One alternative he suggested was to replace this language with a provision analogous to the fiduciary provisions… in the recent MTA legislation, which recognizes the fiduciary duty of board members, but provides that the remedy for violation of such duty would be discharge.”

But that leaves enforcement to the very elected officials who might want their appointees to violate their fiduciary duty. Surely a middle ground is possible.

Selling property at below-market rates

Kiernan objected to a requirement that property sold by public authorities be sold only by publicly advertising for bids and for no less than estimated fair market value, except where fair market value is very small, or disposition is being made to the state or a political subdivision. “This provision would prevent the state from engaging in numerous economic development projects, where below-cost authority land is used as an incentive,” he wrote.

A Bloomberg aide told the Times that this would “sharply curtail the city’s ability to build affordable housing, create jobs and develop additional community space.”

That sounds a lot like the Atlantic Yards deal.

The Times yesterday editorialized:
The mayor’s most valid criticism is that the legislation would make it harder to create affordable housing or small-business projects.

However, as I wrote, the deal for Atlantic Yards is a deal mainly to build an arena, not affordable housing.

Disclosure the answer?

Kiernan recommended, “We suggest addressing this issue with greatly enhanced disclosure. Transfer for less than fair market value would be permissible only if the authority at issue made a written and public disclosure stating 1) that it was engaging in such a transfer; 2) the appraised value of the property being transferred and the consideration received; and 3) the statutorily permissible purposes for such transfer.”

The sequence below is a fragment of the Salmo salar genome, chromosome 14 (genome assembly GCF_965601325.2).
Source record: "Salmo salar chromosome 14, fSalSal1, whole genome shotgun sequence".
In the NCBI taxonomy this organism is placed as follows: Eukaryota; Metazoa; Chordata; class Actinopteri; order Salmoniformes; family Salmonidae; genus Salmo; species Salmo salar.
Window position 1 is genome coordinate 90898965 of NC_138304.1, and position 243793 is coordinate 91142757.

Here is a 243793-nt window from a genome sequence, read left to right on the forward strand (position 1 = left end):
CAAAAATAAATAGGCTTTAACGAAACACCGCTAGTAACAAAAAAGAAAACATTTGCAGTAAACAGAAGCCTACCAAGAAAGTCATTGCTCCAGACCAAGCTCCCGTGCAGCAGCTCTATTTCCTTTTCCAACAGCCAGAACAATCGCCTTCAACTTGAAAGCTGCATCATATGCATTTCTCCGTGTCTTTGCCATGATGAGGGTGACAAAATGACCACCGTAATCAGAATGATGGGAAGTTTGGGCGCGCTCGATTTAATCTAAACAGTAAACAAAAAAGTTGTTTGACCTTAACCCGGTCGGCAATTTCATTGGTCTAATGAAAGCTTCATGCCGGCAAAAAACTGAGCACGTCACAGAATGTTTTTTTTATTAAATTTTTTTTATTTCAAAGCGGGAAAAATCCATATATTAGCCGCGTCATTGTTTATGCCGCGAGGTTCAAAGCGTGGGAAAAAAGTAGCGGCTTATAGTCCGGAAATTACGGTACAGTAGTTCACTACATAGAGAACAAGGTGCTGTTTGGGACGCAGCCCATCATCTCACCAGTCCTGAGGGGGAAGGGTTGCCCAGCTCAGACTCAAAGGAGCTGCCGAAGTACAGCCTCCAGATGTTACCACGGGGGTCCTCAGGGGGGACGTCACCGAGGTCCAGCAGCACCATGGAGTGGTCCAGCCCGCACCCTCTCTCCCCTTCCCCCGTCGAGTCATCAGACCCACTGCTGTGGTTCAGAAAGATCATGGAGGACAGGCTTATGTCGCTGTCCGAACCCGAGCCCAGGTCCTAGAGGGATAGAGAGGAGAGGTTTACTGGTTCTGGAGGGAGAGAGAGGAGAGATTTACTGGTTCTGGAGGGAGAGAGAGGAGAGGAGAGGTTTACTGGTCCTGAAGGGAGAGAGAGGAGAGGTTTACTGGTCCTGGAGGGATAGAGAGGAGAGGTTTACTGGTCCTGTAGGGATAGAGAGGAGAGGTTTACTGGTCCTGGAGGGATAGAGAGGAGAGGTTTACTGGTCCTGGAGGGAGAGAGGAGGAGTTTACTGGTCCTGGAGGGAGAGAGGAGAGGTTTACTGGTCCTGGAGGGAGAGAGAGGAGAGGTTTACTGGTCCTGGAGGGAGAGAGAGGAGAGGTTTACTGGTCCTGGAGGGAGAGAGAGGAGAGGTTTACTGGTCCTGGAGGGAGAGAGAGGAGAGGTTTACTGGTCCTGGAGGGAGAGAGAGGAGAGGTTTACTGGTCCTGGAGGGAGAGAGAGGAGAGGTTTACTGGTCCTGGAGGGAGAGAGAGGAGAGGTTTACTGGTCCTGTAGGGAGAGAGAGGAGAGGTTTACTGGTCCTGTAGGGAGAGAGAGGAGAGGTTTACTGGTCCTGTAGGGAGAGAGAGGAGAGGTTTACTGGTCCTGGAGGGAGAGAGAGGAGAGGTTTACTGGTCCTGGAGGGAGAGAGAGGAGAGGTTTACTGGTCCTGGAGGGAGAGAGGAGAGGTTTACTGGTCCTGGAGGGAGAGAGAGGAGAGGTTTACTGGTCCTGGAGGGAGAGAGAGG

While that would be more than what emerged in June--does the 2005 appraised value still hold? what were the statutorily permissible purposes?--it would have much less of an impact.

Other objections

Among other objections, Kiernan also raised concerns about the general powers and duties of the Independent Authorities Budget Office, saying it would cost at least $2.7 million more a year and that there were insufficient limits on the use of subpoenas and the information gained from it.

From the Brodsky/Perkins letter

“For years, we have conducted investigations of authority activity around the state,” write the legislators. (Actually, Brodsky’s done most of it, because the Democrats have been the minority party in the Senate.) “Many times they have acted in the public interest. But very often they have been the cause of mistake, error, corruption, and failure…. We concluded that only fundamental institutional reform would cure a system that was rife with exploding debt, favoritism, interference from outside public and private forces, inefficiency and failure.”

Among the examples they cite: “The failure of the MTA’s forced asset disposition on the West Side and at the Javits Convention Center [and] secret negotiations and deals to use billions of taxpayer dollars to finance sports facilities....”